Issue date: 02 February 2004

ISSUE DATE: 02/02/04

A study by researchers at the University of Plymouth and the University of the West of England has found that poorer students who receive full fee support are no more likely to drop out during their first year of University than those from better-off backgrounds.

In addition it was found that students who received financial help in the form of bursaries at the start of their course were more likely to continue with their studies than those who did not receive such help.

The paper by Arthur Baxter, Vanessa Fitzgerald, Andy Hannan and Sue Hatt on 'widening participation and the experience of students in higher education (HE)' looked at the experience of full-time first-year 'young' first-degree students at two 'new' universities, focussing on those with full fee support, in particular those with Opportunity Bursaries. Comparisons are made with other students in terms of continuation of their studies into a second year.

The performance of students with full fee support (parental incomes less than £20,000 pa) is found to be little different from that of other students, whilst the bursary seems to have a markedly positive impact (although there are institutional differences). The reasons for these findings are explored in preliminary interviews with students who have had bursary support.

Sue Hatt from UWE says, "It seems from this evidence that it is wrong to assume that students from low-income backgrounds are more likely to drop out than their peers. Given the current debate on expanding the bursary system for HE students who are financially disadvantaged, this research provides valuable information about the impact of previous schemes."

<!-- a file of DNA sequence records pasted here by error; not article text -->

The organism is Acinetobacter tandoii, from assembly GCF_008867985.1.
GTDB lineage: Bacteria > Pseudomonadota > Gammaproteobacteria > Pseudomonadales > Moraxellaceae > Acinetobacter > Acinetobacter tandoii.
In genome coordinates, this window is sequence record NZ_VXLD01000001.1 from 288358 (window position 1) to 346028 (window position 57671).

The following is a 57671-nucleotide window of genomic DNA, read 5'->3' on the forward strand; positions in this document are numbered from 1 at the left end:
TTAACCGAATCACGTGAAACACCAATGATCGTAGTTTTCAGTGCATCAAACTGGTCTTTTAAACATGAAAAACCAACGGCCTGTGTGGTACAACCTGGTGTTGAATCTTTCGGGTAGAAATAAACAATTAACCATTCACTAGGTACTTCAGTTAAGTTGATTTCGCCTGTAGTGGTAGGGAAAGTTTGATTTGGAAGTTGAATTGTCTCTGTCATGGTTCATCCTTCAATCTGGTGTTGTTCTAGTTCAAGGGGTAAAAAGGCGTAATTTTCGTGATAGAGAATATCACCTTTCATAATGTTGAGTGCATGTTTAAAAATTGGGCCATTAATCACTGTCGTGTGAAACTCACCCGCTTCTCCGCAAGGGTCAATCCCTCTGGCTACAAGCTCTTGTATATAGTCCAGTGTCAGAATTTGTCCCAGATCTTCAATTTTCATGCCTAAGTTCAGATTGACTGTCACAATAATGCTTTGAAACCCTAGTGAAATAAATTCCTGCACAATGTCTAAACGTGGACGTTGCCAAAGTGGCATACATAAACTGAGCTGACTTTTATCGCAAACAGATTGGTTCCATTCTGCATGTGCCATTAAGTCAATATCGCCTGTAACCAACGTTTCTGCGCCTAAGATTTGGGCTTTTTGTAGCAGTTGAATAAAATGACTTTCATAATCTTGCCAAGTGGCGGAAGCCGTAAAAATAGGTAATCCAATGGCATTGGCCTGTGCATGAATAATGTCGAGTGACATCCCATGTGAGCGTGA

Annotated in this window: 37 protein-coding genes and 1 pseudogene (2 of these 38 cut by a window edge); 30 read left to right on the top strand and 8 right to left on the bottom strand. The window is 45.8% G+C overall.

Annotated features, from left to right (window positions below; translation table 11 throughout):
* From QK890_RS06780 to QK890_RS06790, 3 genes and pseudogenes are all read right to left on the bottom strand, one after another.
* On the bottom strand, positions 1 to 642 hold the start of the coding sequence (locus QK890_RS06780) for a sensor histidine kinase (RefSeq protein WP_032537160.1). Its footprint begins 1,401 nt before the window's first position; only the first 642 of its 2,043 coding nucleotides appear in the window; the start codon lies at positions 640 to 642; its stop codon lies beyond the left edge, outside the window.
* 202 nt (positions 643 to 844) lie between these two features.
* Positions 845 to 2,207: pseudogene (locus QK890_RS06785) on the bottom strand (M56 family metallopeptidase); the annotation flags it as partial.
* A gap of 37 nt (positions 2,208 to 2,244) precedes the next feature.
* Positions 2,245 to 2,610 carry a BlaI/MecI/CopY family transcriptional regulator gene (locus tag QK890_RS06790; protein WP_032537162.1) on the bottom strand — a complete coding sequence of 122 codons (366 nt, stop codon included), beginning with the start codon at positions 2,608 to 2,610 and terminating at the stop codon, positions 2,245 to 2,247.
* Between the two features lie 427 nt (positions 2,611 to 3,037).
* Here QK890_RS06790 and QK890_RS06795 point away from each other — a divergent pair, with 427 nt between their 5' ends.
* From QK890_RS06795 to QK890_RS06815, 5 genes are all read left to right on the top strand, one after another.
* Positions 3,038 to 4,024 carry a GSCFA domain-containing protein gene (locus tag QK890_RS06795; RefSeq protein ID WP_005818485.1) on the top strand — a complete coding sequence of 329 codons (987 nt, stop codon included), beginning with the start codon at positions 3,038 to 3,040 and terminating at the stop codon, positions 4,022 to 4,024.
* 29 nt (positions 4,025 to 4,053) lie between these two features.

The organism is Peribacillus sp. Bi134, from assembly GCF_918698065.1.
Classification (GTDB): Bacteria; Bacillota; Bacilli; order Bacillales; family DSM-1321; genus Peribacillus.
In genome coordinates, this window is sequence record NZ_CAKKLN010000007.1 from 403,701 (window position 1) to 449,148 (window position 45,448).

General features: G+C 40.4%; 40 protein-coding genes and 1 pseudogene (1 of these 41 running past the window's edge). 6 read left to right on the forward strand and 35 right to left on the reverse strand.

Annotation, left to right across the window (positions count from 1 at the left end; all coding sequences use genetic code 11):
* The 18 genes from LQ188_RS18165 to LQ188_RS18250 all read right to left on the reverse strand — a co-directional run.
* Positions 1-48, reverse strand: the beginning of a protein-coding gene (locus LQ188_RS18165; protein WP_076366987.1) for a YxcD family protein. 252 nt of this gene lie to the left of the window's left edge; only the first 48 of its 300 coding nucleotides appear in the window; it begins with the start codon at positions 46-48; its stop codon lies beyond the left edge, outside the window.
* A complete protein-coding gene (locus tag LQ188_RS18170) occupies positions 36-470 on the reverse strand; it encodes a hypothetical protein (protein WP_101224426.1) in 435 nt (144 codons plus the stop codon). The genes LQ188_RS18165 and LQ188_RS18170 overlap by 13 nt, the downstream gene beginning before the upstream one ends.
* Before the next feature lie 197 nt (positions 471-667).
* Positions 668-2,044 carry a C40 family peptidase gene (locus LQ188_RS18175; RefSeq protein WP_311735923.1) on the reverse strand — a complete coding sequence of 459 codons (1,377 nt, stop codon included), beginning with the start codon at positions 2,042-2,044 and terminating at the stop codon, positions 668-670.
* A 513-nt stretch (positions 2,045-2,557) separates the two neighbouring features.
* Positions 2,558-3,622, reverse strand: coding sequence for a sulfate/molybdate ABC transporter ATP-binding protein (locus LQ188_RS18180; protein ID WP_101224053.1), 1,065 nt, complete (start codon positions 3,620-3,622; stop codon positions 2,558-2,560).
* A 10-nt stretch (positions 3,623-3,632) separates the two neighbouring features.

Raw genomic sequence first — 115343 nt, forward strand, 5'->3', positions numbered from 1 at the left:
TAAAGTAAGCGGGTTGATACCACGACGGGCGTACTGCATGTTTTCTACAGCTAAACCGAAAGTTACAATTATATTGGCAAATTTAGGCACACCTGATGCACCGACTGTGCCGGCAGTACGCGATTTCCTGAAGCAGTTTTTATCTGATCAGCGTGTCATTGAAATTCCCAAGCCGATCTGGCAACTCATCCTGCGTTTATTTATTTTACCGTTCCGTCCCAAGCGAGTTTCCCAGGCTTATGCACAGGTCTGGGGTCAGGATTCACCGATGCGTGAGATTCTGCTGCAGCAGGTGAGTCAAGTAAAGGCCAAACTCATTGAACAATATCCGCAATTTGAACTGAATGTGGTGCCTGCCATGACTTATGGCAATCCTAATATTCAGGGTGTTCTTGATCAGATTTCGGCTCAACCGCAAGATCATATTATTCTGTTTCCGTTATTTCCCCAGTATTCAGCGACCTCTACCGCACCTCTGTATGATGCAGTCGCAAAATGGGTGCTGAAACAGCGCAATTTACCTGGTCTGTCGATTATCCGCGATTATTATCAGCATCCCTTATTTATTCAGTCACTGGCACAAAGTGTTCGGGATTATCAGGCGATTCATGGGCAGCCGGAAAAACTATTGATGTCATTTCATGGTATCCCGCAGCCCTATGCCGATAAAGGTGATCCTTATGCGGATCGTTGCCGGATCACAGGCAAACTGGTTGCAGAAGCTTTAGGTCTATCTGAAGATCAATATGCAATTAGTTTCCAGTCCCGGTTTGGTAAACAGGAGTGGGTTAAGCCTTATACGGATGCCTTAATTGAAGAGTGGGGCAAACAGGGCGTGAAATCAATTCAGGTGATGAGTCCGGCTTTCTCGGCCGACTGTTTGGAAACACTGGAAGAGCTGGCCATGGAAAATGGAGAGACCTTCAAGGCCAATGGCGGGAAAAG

Andy Hannan from the University of Plymouth says, "It appears that bursaries, even those set at a modest level to cover some of the start-up costs of becoming a full-time student, can have a significant positive effect on student retention and progress."


Editor’s notes

Opportunity bursaries
Opportunity bursaries were announced by David Blunket in February 2000 as part of the 'Excellence Challenge'. They are worth £2,000 to students, £1,000 being given in the first year of study, £500 given in each of the second and third years. They are intended to encourage students from 'disadvantaged' backgrounds to enter HE. To qualify for the bursary students have to have been to a school in an Excellence in Cities initiative area or in an Education Action Zone. They also have to be the first in their family to enter HE, and have a household income of less than £20,000.

Full fee support
Students whose 'parental' family income is less than approximately £20,000 have their fee contribution to HE paid by their Local Education Authority under current arrangements. As family income increases, fee support is reduced. Students with a family income of approximately £30,000 will pay full fees.

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